And some billionaire nonsense is about success itself
What we need to know, as voters, is how deeply Bloomberg believes all of the billionaire nonsense he's floated in years past, and how willing he is to let it to influence his policy decisions.
There are some signs Bloomberg is over some of it. On Tuesday his campaign released its plan to reform Wall Street. It doesn't go as far as more aggressive plans from Elizabeth Warren and Bernie Sanders, but Bloomberg's plan does tighten regulation.
It seeks to raise the money banks have to keep on hand in case of emergencies, curb proprietary trading, for example, reinstate reporting on systemic risks, create a corporate crime division of the Justice Department, and reinvigorate the Consumer Financial Protection Bureau.
These are all good things, but there is too much nonsense being floated by Bloomberg's campaign to take the change to heart for now.
On Sunday, one of Bloomberg's surrogates, Tim O'Brien, explained away the 40 lawsuits filed against Bloomberg and/or his organizations, the majority of which deal with discrimination over gender, race, disability status, and pregnancy status, by trying to make them seem normal - by saying they're just something someone with large organizations has to deal with.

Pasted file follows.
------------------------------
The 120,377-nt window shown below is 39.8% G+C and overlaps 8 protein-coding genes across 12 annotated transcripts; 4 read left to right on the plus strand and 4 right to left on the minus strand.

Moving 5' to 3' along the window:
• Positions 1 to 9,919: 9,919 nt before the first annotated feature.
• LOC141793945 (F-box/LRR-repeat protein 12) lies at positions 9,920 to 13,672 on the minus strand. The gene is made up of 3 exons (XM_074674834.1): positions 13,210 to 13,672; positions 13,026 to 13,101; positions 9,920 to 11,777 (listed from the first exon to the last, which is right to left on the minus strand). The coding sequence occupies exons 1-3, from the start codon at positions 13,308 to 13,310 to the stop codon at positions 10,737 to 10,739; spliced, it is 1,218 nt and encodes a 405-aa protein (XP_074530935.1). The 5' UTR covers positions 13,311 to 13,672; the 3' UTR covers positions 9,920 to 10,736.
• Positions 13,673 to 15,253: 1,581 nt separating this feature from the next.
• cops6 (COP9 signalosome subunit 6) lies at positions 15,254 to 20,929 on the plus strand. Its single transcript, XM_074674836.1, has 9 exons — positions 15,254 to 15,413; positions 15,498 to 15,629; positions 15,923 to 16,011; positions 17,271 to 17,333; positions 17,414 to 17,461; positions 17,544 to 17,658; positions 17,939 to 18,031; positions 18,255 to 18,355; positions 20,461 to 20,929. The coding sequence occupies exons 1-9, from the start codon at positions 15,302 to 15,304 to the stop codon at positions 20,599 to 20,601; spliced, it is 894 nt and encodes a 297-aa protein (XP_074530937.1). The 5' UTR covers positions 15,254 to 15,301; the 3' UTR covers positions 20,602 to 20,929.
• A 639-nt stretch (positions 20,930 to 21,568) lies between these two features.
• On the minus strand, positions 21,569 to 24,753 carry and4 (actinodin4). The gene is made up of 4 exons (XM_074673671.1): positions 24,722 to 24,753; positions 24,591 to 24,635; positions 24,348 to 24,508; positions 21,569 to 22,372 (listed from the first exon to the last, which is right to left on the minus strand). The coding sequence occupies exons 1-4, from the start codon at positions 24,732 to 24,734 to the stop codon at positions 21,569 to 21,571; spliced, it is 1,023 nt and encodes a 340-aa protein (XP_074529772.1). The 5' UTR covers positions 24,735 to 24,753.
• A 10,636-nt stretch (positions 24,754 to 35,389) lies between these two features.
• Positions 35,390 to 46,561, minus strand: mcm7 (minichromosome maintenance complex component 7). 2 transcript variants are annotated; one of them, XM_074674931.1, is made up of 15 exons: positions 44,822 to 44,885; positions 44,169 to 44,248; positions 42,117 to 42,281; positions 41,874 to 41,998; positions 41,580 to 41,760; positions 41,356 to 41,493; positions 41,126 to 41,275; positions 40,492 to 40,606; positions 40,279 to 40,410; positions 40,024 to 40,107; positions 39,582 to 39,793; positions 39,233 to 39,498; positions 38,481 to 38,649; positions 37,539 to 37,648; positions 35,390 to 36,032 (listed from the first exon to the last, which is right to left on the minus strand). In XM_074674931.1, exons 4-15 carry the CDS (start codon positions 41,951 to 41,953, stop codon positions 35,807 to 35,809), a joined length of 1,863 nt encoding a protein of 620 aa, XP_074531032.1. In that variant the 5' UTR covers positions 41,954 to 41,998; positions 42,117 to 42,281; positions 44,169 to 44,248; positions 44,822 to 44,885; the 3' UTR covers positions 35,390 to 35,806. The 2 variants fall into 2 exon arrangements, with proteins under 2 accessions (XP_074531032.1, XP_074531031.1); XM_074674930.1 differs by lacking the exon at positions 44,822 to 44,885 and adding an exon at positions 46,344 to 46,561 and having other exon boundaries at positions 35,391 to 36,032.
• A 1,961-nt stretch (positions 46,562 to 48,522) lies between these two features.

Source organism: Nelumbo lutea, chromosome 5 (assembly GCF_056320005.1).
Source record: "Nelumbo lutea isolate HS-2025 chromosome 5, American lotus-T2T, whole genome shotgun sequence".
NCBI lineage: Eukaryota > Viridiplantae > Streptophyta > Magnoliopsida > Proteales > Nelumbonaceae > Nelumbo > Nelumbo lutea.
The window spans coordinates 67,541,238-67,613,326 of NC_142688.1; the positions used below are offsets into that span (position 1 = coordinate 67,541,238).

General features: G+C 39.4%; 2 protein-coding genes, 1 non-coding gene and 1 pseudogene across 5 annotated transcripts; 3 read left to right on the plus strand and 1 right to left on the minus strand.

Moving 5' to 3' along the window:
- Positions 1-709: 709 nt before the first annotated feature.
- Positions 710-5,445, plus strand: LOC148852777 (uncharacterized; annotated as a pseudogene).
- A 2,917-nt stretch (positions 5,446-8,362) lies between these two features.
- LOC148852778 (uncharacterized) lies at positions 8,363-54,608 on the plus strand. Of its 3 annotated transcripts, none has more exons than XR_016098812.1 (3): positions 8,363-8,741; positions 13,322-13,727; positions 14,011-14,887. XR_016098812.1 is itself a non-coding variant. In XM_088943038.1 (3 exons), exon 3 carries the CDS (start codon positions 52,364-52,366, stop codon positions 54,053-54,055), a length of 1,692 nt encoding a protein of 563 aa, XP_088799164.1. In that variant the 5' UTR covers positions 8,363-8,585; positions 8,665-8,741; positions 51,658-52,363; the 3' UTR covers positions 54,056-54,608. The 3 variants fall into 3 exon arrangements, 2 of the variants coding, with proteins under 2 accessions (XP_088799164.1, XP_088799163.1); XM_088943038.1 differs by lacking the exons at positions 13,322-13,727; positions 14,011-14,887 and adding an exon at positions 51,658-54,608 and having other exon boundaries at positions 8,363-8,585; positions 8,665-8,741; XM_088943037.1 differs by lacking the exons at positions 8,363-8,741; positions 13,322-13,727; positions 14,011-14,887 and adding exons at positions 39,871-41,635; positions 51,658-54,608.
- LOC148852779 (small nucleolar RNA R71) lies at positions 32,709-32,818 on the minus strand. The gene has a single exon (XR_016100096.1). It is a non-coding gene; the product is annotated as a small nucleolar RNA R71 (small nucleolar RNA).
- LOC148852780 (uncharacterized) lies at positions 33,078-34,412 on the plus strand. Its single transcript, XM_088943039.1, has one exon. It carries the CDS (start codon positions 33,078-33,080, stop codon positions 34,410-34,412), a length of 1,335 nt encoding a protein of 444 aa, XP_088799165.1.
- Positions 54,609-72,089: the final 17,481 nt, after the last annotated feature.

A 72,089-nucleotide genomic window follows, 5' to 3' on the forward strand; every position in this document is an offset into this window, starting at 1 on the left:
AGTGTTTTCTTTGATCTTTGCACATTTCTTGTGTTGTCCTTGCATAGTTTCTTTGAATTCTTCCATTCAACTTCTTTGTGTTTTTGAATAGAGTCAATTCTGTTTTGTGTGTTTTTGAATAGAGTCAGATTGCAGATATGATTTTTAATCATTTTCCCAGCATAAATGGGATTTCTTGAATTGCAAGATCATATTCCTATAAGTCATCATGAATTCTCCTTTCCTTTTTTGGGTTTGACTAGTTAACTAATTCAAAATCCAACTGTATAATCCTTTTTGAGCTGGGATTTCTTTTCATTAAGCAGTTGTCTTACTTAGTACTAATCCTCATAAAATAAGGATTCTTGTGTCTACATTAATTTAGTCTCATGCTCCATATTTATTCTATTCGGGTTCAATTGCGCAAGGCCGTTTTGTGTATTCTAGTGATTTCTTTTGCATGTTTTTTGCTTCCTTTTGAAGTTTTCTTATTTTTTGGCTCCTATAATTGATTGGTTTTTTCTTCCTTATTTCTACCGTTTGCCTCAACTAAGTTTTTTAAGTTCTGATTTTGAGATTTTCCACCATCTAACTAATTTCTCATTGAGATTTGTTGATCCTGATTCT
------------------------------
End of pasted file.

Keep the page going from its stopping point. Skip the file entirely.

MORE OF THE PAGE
This is the explanation we've been hearing from Bloomberg's spokespeople in his defense for some time now. But it's classic billionaire nonsense - success and lawsuits needn't go hand in hand.
The last thing this country needs right now is someone in charge whose inclination is to rationalize ways to keep power in the hands of the already powerful. That's what billionaire nonsense does. If Mike Bloomberg can get over that, great. But let's be real, it's hard for anyone to get over their own nonsense.
This is an opinion column. The thoughts expressed are those of the author(s).